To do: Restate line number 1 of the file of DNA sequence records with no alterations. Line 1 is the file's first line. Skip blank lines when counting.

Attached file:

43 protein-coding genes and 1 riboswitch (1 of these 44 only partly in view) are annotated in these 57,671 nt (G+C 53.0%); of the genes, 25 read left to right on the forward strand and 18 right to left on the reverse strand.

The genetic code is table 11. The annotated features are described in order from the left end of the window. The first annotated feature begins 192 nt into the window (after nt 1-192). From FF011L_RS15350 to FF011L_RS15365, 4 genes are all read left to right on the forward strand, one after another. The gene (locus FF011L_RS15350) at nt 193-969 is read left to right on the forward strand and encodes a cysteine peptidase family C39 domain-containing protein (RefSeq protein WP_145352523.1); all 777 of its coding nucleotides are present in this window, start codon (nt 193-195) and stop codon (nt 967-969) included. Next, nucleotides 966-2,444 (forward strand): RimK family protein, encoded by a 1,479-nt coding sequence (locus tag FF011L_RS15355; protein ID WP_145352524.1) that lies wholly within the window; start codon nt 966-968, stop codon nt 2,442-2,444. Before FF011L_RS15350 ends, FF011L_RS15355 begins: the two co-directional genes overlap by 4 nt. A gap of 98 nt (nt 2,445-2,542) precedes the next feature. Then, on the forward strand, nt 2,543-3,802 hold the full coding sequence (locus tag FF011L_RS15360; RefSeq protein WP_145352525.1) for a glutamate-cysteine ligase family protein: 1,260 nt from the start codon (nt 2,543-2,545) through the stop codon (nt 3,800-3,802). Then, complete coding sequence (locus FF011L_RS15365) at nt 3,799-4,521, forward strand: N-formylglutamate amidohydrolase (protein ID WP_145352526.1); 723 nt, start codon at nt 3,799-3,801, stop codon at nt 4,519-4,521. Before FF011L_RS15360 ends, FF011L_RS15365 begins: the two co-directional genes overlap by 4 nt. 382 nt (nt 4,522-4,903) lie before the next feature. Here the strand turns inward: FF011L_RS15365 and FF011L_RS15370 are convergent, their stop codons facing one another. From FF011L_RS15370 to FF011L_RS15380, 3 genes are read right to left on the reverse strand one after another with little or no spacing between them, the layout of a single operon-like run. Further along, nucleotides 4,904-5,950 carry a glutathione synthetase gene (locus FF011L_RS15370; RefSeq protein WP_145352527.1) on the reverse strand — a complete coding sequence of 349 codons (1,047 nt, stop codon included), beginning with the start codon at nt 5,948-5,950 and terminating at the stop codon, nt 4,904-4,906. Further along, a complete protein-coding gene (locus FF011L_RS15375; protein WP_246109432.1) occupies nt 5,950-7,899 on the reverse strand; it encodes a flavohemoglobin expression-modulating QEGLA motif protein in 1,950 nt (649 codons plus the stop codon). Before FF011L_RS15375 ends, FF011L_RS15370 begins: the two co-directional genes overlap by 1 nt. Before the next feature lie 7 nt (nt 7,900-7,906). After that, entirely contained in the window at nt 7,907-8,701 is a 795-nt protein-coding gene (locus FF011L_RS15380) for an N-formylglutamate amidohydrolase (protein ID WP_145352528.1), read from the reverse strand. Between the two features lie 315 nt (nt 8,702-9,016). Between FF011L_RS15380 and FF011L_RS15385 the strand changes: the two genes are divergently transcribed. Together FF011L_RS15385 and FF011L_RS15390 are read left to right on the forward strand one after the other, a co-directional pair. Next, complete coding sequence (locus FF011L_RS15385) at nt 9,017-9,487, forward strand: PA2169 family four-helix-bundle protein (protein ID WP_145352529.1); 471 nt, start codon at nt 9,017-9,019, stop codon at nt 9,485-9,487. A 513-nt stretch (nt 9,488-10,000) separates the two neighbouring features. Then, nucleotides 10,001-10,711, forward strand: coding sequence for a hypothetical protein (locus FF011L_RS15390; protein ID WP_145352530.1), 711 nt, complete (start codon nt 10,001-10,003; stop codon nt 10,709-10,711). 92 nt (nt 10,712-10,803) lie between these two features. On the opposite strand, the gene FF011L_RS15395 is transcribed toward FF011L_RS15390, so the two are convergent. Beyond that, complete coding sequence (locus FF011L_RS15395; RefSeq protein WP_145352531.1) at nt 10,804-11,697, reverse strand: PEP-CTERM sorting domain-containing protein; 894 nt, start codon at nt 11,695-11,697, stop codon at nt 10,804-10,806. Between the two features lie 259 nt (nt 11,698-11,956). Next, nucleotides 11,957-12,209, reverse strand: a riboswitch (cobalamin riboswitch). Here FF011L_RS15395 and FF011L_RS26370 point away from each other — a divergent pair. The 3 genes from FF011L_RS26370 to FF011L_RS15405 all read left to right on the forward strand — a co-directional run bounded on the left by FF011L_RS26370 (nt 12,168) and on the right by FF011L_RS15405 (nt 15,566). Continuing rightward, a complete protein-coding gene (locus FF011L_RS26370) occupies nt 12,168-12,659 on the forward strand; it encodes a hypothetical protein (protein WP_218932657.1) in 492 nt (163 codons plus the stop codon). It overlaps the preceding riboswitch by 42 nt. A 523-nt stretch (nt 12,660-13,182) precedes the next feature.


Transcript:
43 protein-coding genes and 1 riboswitch (1 of these 44 only partly in view) are annotated in these 57,671 nt (G+C 53.0%); of the genes, 25 read left to right on the forward strand and 18 right to left on the reverse strand.